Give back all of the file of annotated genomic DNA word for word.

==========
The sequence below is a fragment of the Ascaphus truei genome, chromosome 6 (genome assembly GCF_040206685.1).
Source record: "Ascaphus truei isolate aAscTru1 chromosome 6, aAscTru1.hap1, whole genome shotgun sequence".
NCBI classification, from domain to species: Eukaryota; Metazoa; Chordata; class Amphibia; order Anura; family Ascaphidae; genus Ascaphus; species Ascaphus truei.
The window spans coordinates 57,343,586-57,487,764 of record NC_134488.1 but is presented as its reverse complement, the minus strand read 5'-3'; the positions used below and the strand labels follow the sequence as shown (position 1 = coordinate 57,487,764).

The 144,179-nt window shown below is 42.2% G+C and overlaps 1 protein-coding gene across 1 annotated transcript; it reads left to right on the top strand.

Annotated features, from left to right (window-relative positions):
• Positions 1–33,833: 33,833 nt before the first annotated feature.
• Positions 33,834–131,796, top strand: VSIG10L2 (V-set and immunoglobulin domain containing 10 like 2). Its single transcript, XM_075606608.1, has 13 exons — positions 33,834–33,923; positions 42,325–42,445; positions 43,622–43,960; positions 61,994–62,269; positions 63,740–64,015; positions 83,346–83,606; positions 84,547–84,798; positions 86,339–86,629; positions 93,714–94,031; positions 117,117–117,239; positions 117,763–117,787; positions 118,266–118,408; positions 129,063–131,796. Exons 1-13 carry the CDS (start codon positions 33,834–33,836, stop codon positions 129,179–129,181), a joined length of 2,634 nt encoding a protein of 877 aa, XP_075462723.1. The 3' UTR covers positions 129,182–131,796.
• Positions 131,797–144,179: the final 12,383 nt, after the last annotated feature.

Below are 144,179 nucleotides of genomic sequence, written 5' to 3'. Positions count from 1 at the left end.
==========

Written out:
The sequence below is a fragment of the Ascaphus truei genome, chromosome 6 (genome assembly GCF_040206685.1).
Source record: "Ascaphus truei isolate aAscTru1 chromosome 6, aAscTru1.hap1, whole genome shotgun sequence".
NCBI classification, from domain to species: Eukaryota; Metazoa; Chordata; class Amphibia; order Anura; family Ascaphidae; genus Ascaphus; species Ascaphus truei.
The window spans coordinates 57,343,586-57,487,764 of record NC_134488.1 but is presented as its reverse complement, the minus strand read 5'-3'; the positions used below and the strand labels follow the sequence as shown (position 1 = coordinate 57,487,764).

The 144,179-nt window shown below is 42.2% G+C and overlaps 1 protein-coding gene across 1 annotated transcript; it reads left to right on the top strand.

Annotated features, from left to right (window-relative positions):
• Positions 1–33,833: 33,833 nt before the first annotated feature.
• Positions 33,834–131,796, top strand: VSIG10L2 (V-set and immunoglobulin domain containing 10 like 2). Its single transcript, XM_075606608.1, has 13 exons — positions 33,834–33,923; positions 42,325–42,445; positions 43,622–43,960; positions 61,994–62,269; positions 63,740–64,015; positions 83,346–83,606; positions 84,547–84,798; positions 86,339–86,629; positions 93,714–94,031; positions 117,117–117,239; positions 117,763–117,787; positions 118,266–118,408; positions 129,063–131,796. Exons 1-13 carry the CDS (start codon positions 33,834–33,836, stop codon positions 129,179–129,181), a joined length of 2,634 nt encoding a protein of 877 aa, XP_075462723.1. The 3' UTR covers positions 129,182–131,796.
• Positions 131,797–144,179: the final 12,383 nt, after the last annotated feature.

Below are 144,179 nucleotides of genomic sequence, written 5' to 3'. Positions count from 1 at the left end.